Our poor native people of Sabah, who are not Muslims, have now become the second class citizens on our own soil.
In other words, those legitimised immigrants with their special advantage of being Muslims, have grabbed every opportunity entitled to the native people of Sabah.
Many have received all kinds of help from the government of Malaysia which has left a smaller piece of pie to the native-born.
In conclusion, had the federal government had the best interest of Sabahans in mind, those pirates would not have an easy access into our soil.
Now the Suluks are having a strong footing on our soil due to the leniency of the federal government during the past 30 years.
The so called '100 gunmen' can easily increase to 1,000 and even 2,000 gunmen because the Suluks have spread themselves into every corner of our state over these long years.
Historically, the Mahathir Mohamad government should be blamed for all the mismanagement of the state of Sabah.
He actively involved himself in the affair of the Palestinians, but failed to settle a similar basic problem of his own subjects.
Mahathir never tried to solve the long-standing problem of this Sabah claim issue, but instead had escalated it to our suffocation. Mahathir is the main devil here, all due to his hunger for power as premier for 22 long years.
Monday, 4 March 2013
Since then, Josh Treviño has denied being a journalist, claiming instead that he was a PR man who "ran a loose operation" -- basically in having other writers also muddy the waters when it came to issues concerning Malaysian Opposition.
He rejected accusations that his actions had broken any rules of journalism. “I’m not a journalist and never was,” Treviño wrote. “That’s a pretty key distinction. What most PR does is comment/opinion.”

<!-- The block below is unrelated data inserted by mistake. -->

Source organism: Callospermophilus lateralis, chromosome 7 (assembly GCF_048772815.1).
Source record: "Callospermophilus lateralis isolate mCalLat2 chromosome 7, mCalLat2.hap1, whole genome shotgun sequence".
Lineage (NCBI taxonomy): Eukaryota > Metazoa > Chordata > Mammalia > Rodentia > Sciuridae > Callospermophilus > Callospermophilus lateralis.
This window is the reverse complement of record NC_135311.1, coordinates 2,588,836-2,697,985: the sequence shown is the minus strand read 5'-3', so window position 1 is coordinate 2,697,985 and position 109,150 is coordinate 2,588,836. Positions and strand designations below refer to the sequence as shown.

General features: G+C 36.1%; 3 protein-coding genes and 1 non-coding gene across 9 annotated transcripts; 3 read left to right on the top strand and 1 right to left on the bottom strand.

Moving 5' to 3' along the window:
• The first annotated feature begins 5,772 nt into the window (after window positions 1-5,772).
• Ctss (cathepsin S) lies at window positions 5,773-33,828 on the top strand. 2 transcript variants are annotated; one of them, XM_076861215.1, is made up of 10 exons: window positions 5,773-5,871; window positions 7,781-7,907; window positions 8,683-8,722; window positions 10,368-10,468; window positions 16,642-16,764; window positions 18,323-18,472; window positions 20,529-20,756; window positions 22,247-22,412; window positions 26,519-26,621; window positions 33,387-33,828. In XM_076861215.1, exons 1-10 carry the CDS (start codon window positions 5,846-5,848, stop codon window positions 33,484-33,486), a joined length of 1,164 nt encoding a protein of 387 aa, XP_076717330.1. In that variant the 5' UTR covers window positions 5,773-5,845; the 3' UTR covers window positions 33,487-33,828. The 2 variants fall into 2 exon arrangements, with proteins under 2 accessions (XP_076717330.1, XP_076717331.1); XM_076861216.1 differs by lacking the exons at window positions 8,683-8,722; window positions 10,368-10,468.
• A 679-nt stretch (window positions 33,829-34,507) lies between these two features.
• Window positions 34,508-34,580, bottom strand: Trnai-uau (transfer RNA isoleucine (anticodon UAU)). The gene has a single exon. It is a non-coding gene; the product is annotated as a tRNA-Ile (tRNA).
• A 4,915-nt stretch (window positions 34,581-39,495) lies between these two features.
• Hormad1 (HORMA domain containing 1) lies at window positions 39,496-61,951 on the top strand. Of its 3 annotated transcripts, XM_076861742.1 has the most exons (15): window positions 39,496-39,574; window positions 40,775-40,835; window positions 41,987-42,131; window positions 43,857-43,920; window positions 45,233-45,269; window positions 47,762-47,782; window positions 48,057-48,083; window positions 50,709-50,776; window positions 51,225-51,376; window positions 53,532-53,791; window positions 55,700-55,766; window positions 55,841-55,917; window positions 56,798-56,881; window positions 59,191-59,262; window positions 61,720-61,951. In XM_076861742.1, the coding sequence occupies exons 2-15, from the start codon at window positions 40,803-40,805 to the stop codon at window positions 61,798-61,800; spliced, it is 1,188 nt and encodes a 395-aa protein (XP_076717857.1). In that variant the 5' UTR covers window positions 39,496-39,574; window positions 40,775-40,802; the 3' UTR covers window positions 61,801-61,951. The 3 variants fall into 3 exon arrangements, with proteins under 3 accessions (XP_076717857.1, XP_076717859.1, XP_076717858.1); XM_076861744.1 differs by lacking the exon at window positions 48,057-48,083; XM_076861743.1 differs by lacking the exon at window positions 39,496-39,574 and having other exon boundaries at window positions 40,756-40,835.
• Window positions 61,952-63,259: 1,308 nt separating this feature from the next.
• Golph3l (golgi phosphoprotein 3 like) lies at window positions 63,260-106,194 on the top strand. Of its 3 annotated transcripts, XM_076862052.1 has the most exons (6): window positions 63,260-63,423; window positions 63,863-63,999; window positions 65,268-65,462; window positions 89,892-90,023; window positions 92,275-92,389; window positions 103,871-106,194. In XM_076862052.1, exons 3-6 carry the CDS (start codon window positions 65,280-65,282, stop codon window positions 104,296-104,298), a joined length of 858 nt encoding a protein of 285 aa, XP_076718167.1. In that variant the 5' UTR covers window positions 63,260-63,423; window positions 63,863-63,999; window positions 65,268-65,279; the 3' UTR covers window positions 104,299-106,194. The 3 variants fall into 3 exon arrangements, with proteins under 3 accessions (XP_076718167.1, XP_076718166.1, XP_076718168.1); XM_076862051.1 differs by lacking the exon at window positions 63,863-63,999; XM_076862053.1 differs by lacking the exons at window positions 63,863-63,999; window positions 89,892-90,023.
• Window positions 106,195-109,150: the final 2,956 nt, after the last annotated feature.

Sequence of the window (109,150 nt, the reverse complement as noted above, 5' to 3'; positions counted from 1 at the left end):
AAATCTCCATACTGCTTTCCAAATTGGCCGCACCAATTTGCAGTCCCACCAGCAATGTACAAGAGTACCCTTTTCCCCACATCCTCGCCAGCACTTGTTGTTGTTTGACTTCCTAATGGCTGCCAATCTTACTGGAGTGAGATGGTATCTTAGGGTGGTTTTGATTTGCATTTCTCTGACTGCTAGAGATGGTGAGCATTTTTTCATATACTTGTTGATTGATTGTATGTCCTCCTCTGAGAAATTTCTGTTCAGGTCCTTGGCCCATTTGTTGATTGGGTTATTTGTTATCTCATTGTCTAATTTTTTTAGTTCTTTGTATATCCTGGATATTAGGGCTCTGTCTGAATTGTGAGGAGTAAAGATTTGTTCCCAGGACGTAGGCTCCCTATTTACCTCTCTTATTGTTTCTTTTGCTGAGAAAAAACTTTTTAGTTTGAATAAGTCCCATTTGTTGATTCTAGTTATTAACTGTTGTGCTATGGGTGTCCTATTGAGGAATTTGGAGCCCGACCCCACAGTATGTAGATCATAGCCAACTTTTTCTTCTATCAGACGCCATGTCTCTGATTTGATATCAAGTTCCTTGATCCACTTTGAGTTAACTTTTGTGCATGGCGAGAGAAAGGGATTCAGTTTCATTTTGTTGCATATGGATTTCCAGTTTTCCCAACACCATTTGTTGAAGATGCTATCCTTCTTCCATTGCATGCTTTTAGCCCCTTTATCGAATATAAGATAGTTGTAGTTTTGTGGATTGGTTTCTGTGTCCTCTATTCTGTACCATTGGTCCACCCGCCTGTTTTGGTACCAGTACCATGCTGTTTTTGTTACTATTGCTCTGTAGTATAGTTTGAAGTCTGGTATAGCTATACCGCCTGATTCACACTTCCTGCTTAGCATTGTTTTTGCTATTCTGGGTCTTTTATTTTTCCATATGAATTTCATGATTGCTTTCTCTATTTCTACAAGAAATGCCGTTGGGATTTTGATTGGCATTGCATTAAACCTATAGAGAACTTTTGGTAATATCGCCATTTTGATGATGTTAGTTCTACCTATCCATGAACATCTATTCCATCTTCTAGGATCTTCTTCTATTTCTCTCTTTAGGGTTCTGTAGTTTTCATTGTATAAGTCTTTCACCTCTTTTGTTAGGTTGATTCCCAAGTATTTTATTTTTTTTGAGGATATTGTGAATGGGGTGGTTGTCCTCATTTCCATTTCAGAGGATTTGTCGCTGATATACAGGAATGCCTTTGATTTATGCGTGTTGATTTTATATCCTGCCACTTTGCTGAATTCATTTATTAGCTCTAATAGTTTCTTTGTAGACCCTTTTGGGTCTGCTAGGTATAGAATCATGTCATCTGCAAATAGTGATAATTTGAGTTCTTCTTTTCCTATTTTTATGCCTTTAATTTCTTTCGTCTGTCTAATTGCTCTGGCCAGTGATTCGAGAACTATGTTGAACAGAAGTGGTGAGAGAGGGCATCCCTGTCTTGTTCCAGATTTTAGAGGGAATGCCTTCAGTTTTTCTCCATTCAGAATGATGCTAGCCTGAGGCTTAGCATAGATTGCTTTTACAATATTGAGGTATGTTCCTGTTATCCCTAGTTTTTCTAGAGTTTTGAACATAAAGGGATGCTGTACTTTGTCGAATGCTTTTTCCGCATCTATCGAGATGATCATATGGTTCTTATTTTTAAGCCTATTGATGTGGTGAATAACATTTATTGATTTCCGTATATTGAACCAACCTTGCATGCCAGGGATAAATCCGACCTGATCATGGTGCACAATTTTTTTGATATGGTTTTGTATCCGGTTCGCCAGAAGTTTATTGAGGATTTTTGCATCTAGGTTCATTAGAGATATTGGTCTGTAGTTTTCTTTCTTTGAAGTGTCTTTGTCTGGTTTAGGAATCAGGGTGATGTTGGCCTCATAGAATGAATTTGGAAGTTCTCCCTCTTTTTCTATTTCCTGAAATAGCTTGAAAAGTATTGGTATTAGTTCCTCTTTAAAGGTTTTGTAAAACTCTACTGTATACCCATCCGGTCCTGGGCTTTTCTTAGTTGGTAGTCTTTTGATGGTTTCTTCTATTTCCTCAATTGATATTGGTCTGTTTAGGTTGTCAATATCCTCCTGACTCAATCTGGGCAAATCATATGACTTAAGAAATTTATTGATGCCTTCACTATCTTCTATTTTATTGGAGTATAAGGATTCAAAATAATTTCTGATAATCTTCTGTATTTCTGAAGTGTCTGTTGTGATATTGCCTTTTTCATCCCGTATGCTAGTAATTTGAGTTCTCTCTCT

Fair enough. It happens all over the world, especially in the United States of America, which is where he hails from. In fact, a lot of American foreign policy came to pass based on pressure from lobbyists (often lawyers or PR specialists who are paid to promote a particular cause).
Many Malaysians complain about the USA being very "pro-Israel". What they do not realize is that American policies have been affected in the very same way that Malaysian policies are made and the way the world views Malaysia -- via paid influence and propaganda.
Lesson to be learned: People in glass houses should not throw stones.
Especially that the RM1.2 million (or US$389,724.70) that was paid to Josh Treviño probably came from the tax payer as UMNO regularly uses national coffers as its personal piggy bank. Lucius Goon points this out as well.
However, it is apparent that Treviño was treading the fine line between PR and journalism in his shady of definitions of what exactly he does. Huffington Post, following in the Guardian's footsteps, albeit much later, has since removed most of his postings, "after it was revealed that the author violated HuffPost’s blogger guidelines by not disclosing a financial conflict of interest"
Ah yes. I would imagine that US$389,724.70 is a significant financial conflict of interest.
This amount was paid to him, presumably via FBC Media, APCO Worldwide and David All Group (which I've personally not heard or blogged of prior to this mention) from the Malaysian government and the Prime Minister’s Office.
At this point, I'm wondering how much these PR companies have been paid by UMNO. It would certainly be a darn sight more.
I can't say I'm a huge fan of Anwar Ibrahim. But it does irritate me when money is used for no good purpose other than to defame a person.
1. Paid to blog: Josh Trevino’s MR26,300 a month - Uppercaise
2. Shilling for Malaysia Is Pretty Nice Work If You Can Get It - New York Magazine
3. Friends of Malaysia - The Maddow Blog (MSNBC)